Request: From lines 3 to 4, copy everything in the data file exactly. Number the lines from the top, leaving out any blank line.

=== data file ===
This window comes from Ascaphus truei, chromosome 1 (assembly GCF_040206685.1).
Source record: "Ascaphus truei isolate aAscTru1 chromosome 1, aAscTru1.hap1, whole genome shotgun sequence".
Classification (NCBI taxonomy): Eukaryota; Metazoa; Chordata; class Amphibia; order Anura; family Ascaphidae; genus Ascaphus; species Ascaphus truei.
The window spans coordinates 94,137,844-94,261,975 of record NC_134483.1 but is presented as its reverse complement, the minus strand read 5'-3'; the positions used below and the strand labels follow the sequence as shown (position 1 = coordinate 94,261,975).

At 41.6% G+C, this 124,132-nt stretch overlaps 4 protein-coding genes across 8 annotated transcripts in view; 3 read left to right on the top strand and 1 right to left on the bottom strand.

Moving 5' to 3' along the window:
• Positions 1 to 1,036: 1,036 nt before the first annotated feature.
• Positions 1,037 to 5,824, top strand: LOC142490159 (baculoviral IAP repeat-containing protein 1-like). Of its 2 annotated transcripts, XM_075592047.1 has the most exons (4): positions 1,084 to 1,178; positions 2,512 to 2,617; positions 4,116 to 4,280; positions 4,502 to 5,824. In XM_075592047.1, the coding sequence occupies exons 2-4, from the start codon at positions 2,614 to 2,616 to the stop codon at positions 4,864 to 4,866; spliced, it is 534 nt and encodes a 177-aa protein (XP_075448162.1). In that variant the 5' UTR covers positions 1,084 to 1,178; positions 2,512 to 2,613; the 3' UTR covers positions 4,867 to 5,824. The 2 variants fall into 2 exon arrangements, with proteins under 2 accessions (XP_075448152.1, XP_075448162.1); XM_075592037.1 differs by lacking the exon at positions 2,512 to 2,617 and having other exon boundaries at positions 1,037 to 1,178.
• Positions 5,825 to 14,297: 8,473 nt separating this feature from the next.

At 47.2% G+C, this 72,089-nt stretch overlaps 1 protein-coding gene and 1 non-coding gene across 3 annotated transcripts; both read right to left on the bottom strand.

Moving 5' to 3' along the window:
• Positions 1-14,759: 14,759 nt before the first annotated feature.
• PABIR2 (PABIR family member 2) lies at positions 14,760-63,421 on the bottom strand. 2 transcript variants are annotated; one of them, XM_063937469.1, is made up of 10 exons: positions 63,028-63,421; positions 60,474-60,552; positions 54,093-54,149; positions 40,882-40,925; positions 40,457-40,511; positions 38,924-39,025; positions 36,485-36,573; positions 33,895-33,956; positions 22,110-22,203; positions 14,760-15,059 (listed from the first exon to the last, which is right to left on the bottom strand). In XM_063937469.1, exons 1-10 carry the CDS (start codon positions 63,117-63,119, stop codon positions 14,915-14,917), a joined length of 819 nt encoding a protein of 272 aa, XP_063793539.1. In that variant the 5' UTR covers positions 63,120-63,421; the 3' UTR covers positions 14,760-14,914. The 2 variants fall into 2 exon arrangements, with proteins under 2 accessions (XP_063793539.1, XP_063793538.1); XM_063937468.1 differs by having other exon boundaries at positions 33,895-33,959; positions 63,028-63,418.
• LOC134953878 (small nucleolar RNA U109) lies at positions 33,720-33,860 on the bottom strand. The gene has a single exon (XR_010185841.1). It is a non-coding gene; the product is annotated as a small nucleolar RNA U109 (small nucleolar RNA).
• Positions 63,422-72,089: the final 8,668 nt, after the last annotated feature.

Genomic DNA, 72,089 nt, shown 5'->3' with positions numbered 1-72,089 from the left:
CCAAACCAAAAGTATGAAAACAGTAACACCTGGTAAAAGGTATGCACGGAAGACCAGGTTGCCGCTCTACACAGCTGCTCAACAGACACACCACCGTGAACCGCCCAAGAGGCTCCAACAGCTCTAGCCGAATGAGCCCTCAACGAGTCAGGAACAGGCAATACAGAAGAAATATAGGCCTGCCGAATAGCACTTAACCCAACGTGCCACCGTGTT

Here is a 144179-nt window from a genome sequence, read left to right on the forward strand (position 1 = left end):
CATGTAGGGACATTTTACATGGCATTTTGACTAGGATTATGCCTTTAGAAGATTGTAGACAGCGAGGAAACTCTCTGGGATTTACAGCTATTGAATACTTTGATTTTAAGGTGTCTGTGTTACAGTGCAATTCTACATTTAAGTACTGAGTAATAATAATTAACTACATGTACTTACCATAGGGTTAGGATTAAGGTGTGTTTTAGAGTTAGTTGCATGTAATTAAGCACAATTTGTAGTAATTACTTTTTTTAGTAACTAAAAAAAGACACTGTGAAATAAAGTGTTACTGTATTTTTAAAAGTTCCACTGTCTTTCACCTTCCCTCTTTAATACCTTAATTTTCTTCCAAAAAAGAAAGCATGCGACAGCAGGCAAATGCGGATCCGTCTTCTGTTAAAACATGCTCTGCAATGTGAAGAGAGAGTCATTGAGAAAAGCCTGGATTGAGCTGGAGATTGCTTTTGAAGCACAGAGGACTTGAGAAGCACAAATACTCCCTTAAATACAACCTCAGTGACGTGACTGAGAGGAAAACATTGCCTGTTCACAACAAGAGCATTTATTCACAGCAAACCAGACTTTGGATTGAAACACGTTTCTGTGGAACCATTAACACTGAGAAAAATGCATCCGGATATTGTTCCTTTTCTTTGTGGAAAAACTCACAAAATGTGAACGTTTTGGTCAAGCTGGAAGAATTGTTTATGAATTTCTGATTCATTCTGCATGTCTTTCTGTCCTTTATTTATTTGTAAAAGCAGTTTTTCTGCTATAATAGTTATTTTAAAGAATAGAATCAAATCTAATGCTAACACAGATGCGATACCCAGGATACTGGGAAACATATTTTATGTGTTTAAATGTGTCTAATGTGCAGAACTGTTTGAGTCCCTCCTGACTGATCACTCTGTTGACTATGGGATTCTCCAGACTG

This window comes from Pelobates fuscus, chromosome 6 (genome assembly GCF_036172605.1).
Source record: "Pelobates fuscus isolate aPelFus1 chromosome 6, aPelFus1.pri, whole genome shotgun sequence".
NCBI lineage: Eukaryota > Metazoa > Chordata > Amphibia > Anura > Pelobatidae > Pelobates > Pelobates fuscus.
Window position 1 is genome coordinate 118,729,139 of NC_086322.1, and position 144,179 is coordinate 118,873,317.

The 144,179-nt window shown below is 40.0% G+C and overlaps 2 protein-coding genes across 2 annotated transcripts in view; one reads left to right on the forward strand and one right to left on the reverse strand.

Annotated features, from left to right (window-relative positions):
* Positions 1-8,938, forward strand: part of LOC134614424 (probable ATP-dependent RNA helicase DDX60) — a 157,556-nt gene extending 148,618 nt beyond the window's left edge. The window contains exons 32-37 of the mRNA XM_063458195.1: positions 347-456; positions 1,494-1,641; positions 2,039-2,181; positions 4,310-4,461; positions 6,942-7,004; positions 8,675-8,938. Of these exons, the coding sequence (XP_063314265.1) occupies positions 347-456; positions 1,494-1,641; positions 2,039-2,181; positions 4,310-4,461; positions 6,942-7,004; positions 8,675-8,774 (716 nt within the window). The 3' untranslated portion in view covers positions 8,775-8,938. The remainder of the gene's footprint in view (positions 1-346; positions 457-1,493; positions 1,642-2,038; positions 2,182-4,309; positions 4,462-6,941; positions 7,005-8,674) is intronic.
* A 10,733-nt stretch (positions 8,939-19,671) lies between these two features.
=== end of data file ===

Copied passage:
Classification (NCBI taxonomy): Eukaryota; Metazoa; Chordata; class Amphibia; order Anura; family Ascaphidae; genus Ascaphus; species Ascaphus truei.
The window spans coordinates 94,137,844-94,261,975 of record NC_134483.1 but is presented as its reverse complement, the minus strand read 5'-3'; the positions used below and the strand labels follow the sequence as shown (position 1 = coordinate 94,261,975).